How to get out of debt

how to deal with debt

how to deal with debtIf you’re feeling anxious and stressed about your finances, you’re not alone. Last year, YouGov conducted a survey on behalf of the IFP and National Savings and Investments, and the results were astonishing.

Apparently two thirds of women and more than half of men worry about money always or most of the time.

Presumably these people are not worrying about having too much money. This means that the majority of the population at any given time are either worrying about debts they already have, or worried about falling into debt.

What is debt?

According to the Oxford Dictionary, the definition of debt is “a sum of money that is owed”.  Debt is part of our lives, and there is nothing shameful about it.  Controlled borrowing as part of a financial plan is normal.

You are in debt if you have a mortgage on your property, or as soon as you pay for something with a credit card (even if you do repay it at the end of the month).  Credit plans are everywhere, often without people even realising it – for example if you pay for your household insurance on a monthly basis, you have signed up for an annual credit agreement.

However, when we talk about ‘being in debt’, most people mean that they have uncomfortably large amounts on credit cards and loans or outstanding bills and outgoings that are amounting uncontrollably.

Why are you in debt?

People get into debt for a multitude of reasons, and many of the following circumstances can be beyond our control:

  • Unemployment
  • Illness
  • Unexpected essential expense
  • Change of personal circumstances resulting in reduced household income

If your debt is under control

If the monthly payments are within your household budget, you could set some goals:

  • Keep a log of your payments, and watch your debt reduce.
  • Never miss a payment.
  • Shop around for cheaper credit, and if you manage to reduce your minimum monthly payments, continue to pay at your previous rate to reduce the debt.
  • By making a structured household budget see how much you could overpay to reduce your debt at an even faster rate.
  • If you are repaying more than one loan/credit card etc, find out which charges the highest interest. Overpay the most expensive debt first.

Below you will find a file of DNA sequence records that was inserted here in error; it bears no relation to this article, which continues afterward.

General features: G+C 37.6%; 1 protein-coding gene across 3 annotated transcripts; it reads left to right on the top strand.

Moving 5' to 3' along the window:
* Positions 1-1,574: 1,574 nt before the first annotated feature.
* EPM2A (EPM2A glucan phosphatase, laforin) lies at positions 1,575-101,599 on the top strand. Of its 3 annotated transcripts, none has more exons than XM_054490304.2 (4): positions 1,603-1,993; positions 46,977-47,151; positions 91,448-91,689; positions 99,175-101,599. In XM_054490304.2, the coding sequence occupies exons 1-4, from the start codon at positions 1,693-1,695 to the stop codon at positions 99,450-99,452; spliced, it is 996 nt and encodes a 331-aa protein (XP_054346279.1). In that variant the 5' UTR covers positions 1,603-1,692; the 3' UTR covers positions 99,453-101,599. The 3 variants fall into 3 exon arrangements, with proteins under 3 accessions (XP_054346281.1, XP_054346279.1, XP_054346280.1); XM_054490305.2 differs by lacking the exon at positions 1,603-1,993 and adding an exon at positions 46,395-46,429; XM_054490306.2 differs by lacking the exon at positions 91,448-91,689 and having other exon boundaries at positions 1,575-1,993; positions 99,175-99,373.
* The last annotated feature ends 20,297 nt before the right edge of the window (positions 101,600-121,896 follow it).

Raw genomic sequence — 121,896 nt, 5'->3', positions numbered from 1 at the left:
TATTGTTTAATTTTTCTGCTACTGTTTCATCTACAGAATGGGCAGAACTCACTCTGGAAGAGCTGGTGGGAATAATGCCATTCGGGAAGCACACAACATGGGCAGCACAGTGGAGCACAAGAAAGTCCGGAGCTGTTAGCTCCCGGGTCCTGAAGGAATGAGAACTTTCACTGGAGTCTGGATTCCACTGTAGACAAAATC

Is your debt controlling you?

If on the other hand, the amount of income that you are paying out to ‘service’ your debts is unmanageable, steps need to be taken.

Acceptance of the situation

As with most things in life, the sooner you accept where you are, the sooner you can start to improve the situation.  Not facing up to things can lead to them getting out of control.

It is also important to accept that switching from being heavily in debt to debt-free is not going to be easy, but it is definitely possible – and it really is worth it.

The first practical thing that you need to do is to sit down with a pen and paper, and make a list of everything that you owe:

  • The lump sum owed
  • The monthly payments (if applicable)
  • The outstanding  monthly payments (if applicable)

Secondly, you need to prioritise your debts.  For example, mortgage/rent payments and utility bills could take precedence over credit cards.


  • Talk to your creditors.  If you communicate with them they can be a lot more understanding than you would expect – it is in their interests to work with you!
  • Contact them before they contact you – they will appreciate it if they feel you are actively trying to rectify the situation.
  • If you explain your circumstances they may stop charging interest for a period of time, or offer you a reduced pay back amount.

Help is at hand

There are lots of organisations that specialise in giving free help and advice. National Debtline, the Consumer Credit Counselling Service, Christians Against Poverty, or Citizens Advice are all good places to start.

Stop the vicious circle

It’s easier said than done, but the best way to turn the corner on debt is to break the habit of using credit as the answer.  If nothing else, make a decision to stop taking on new debt, and you could be surprised how quickly things can resolve themselves.

Henrietta Oxlade is an Independent Financial Planner with Radcliffe & Newlands and MyFamilyClub’s in-house finance sage! She has been advising individual clients since March 1988, which is why many of her clients consider her part of the family. If you want to contact Henrietta, email us on [email protected] and we’ll put you in touch.